And personally, as we have a large lineup of semiconductor lithography systems at Nikon, I am also able to be involved in a wide range of areas. These experiences are very rewarding, and I hope that we as a semiconductor lithography system manufacturer can continue to contribute to creating a brighter future."
Semiconductor Lithography Business Unit
"Semiconductors hold even more possibilities than those we have realized already. Not only do I hope that more people will gain an understanding of this, but also that equipment manufacturers like Nikon will play an increasingly active role in the process of manufacturing semiconductors.
And we will also launch a new semiconductor lithography system in the not-too-distant future. It is not easy to pursue the development of both 'ultra-fine types' and 'non-ultra-fine types', but I believe that through our continuous efforts, there will be great new value that only Nikon can create."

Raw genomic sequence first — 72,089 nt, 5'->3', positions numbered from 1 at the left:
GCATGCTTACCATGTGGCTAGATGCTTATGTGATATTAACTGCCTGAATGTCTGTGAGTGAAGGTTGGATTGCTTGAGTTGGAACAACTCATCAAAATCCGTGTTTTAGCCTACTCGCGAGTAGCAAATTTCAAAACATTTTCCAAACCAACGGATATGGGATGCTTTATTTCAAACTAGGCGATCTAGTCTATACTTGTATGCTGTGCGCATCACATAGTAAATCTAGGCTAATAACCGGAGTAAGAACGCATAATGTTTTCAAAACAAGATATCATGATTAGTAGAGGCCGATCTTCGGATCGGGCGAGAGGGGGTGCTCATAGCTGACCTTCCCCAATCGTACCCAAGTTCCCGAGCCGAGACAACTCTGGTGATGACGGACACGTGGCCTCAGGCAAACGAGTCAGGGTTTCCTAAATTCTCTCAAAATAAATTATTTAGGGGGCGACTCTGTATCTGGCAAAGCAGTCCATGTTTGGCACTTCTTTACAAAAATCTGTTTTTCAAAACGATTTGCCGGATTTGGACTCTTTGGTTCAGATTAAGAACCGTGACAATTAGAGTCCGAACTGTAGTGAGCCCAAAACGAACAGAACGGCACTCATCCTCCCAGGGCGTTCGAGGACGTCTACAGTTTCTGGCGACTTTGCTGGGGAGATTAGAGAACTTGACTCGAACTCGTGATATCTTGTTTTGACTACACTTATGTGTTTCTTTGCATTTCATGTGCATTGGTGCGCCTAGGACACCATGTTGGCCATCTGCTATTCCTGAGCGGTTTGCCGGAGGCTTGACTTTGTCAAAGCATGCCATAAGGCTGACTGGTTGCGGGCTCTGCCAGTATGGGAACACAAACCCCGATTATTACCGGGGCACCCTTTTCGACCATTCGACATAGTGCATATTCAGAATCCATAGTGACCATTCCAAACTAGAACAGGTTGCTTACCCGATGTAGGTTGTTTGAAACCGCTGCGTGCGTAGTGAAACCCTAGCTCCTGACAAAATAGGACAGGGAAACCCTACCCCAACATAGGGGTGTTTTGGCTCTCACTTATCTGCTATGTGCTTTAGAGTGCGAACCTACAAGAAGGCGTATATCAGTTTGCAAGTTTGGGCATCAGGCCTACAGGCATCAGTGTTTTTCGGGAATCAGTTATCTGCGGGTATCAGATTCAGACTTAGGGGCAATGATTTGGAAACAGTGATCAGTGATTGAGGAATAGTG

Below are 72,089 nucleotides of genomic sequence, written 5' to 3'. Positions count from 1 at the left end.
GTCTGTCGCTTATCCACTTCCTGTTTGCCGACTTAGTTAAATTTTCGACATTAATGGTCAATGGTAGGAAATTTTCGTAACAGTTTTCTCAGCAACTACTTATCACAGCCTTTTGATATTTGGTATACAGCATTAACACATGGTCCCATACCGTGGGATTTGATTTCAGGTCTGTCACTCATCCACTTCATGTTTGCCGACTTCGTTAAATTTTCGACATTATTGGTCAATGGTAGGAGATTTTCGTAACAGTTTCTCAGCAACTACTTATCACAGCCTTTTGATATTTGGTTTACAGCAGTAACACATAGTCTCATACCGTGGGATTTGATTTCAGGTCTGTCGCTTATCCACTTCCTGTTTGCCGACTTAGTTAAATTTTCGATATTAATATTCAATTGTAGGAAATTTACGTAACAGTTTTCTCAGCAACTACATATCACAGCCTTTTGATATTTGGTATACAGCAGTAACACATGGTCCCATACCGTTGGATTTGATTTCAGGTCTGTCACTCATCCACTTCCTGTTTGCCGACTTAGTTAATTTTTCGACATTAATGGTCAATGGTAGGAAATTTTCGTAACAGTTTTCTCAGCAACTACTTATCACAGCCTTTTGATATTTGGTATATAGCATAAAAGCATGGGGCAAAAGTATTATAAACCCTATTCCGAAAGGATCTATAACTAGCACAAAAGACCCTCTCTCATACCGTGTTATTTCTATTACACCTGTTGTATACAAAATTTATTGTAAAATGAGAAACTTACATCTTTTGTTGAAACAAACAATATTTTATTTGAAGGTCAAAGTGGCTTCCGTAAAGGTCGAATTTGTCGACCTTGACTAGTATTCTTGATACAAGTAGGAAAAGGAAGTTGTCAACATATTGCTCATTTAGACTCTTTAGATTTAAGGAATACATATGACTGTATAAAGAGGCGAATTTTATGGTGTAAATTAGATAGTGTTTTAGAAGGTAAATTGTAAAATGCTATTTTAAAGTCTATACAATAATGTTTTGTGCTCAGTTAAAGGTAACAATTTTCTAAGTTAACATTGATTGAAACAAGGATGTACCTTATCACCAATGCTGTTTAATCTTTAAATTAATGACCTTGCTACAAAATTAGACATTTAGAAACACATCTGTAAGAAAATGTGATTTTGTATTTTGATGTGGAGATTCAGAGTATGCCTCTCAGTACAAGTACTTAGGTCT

Semiconductor Lithography Business Unit
"Based on Nikon's Medium-Term Management Plan, we have launched the 'partnering activities' project, in which teams are formed by region and customers managed, to understand deeply exactly what our customers are looking for and to closely support them. As opportunities for the use of semiconductors expand, Nikon's business is also expanding further worldwide. Our close support for customers does not change whether it is in Japan, China, or anywhere else. As a semiconductor lithography manufacturer, we will continue to respond to each customer's requests thoroughly and flexibly while keeping an eye on social trends."
- *Divisions and responsibilities are as of the time of the interviews.
Originally published: Feb 6, 2023.
Click here for the product lineup of semiconductor lithography systems and further information.